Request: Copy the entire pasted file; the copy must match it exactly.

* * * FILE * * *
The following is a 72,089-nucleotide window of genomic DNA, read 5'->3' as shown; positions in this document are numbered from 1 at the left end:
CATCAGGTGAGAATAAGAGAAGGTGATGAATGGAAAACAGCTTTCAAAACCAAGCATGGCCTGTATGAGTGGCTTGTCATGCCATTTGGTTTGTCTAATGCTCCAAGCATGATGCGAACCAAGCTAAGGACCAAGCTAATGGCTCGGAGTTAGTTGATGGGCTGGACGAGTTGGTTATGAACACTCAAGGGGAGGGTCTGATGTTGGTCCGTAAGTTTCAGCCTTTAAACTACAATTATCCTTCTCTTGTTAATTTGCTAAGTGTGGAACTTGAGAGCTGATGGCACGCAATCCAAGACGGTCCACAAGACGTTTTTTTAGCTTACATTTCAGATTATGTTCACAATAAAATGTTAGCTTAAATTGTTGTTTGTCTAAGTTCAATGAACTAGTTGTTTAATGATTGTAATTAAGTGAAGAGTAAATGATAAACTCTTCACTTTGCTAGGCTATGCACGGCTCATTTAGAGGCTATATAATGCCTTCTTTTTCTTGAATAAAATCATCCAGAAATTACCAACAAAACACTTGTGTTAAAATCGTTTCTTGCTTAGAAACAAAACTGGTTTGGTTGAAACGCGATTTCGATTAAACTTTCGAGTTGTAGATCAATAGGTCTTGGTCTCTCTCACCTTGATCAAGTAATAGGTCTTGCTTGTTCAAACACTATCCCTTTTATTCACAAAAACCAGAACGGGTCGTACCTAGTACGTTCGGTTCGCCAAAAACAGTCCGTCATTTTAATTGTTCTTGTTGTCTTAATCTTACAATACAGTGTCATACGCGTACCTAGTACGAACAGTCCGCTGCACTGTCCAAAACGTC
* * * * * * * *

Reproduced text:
The following is a 72,089-nucleotide window of genomic DNA, read 5'->3' as shown; positions in this document are numbered from 1 at the left end:
CATCAGGTGAGAATAAGAGAAGGTGATGAATGGAAAACAGCTTTCAAAACCAAGCATGGCCTGTATGAGTGGCTTGTCATGCCATTTGGTTTGTCTAATGCTCCAAGCATGATGCGAACCAAGCTAAGGACCAAGCTAATGGCTCGGAGTTAGTTGATGGGCTGGACGAGTTGGTTATGAACACTCAAGGGGAGGGTCTGATGTTGGTCCGTAAGTTTCAGCCTTTAAACTACAATTATCCTTCTCTTGTTAATTTGCTAAGTGTGGAACTTGAGAGCTGATGGCACGCAATCCAAGACGGTCCACAAGACGTTTTTTTAGCTTACATTTCAGATTATGTTCACAATAAAATGTTAGCTTAAATTGTTGTTTGTCTAAGTTCAATGAACTAGTTGTTTAATGATTGTAATTAAGTGAAGAGTAAATGATAAACTCTTCACTTTGCTAGGCTATGCACGGCTCATTTAGAGGCTATATAATGCCTTCTTTTTCTTGAATAAAATCATCCAGAAATTACCAACAAAACACTTGTGTTAAAATCGTTTCTTGCTTAGAAACAAAACTGGTTTGGTTGAAACGCGATTTCGATTAAACTTTCGAGTTGTAGATCAATAGGTCTTGGTCTCTCTCACCTTGATCAAGTAATAGGTCTTGCTTGTTCAAACACTATCCCTTTTATTCACAAAAACCAGAACGGGTCGTACCTAGTACGTTCGGTTCGCCAAAAACAGTCCGTCATTTTAATTGTTCTTGTTGTCTTAATCTTACAATACAGTGTCATACGCGTACCTAGTACGAACAGTCCGCTGCACTGTCCAAAACGTC